Businesses aren't rushing to create paperless offices; in fact, some are relying on paper documents more than ever, according to a new study by CompTIA.
The computer industry trade association's survey of 400 IT and business executives on the use of printers found that most companies expect to maintain or increase paper usage over the next two years.
The survey found that 38% of the companies are printing more paper documents than two years ago, and another 8% said they are doing significantly more printing. Of the balance, 27% said there was no change, 23% said they were doing less printing, and 3% said they were doing significantly less printing.
Those surveyed were also asked to forecast their printing needs in the next two years, and for the most part, the percentages show little variance.
"I was surprised it wasn't on the wane more," said Tim Herbert, vice president of research at CompTia.
Herbert believes personal printing, such as printing out boarding tickets or directions, is on a downward trend, but commercial printing is maintaining its pace.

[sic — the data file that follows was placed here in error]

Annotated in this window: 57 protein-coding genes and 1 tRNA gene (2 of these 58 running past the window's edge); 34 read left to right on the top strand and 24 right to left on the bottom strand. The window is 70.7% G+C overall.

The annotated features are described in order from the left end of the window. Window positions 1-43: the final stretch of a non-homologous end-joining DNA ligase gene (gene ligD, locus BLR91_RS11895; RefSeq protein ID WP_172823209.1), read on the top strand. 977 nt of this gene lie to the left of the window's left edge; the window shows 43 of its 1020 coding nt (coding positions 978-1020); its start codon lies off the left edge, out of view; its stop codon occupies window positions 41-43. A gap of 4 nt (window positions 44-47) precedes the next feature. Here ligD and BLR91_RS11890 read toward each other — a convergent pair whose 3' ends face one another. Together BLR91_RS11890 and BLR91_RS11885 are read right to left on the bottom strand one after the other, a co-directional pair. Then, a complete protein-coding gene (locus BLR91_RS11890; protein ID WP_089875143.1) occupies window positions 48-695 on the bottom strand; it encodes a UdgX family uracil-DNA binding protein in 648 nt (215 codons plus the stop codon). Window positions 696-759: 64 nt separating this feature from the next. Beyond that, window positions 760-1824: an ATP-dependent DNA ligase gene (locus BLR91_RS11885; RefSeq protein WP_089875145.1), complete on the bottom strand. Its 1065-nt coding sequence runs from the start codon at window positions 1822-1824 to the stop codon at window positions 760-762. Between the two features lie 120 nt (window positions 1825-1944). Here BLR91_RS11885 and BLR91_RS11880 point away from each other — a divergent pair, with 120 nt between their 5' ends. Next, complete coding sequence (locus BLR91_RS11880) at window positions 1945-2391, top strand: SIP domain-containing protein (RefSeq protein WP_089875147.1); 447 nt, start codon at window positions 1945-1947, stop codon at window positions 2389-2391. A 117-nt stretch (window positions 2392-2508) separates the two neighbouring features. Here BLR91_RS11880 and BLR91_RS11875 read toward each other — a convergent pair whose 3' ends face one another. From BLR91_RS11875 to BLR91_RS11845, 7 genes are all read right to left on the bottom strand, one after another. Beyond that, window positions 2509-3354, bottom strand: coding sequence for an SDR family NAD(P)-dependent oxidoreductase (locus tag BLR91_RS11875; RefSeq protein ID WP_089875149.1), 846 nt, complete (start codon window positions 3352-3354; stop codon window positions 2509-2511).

While some businesses have moved away from the use of paper, sectors like education, government and health care remain extremely paper-intensive, said Herbert.
Printer sales seems to back up the trend, according to IDC data cited by CompTia. In 2010, IDC reported that 125.2 million printers were shipped worldwide, up 12.1% from the prior year.
The study is aimed at companies in the managed print services market. With the results, CompTia advises that such companies must offer customers more than printer maintenance services. They must also move to provide services around document management, such as document retention and workflow.
Patrick Thibodeau covers SaaS and enterprise applications, outsourcing, government IT policies, data centers and IT workforce issues for Computerworld. Follow Patrick on Twitter at @DCgov, or subscribe to Patrick's RSS feed . His e-mail address is firstname.lastname@example.org.
Read more about hardware in Computerworld's Hardware Topic Center.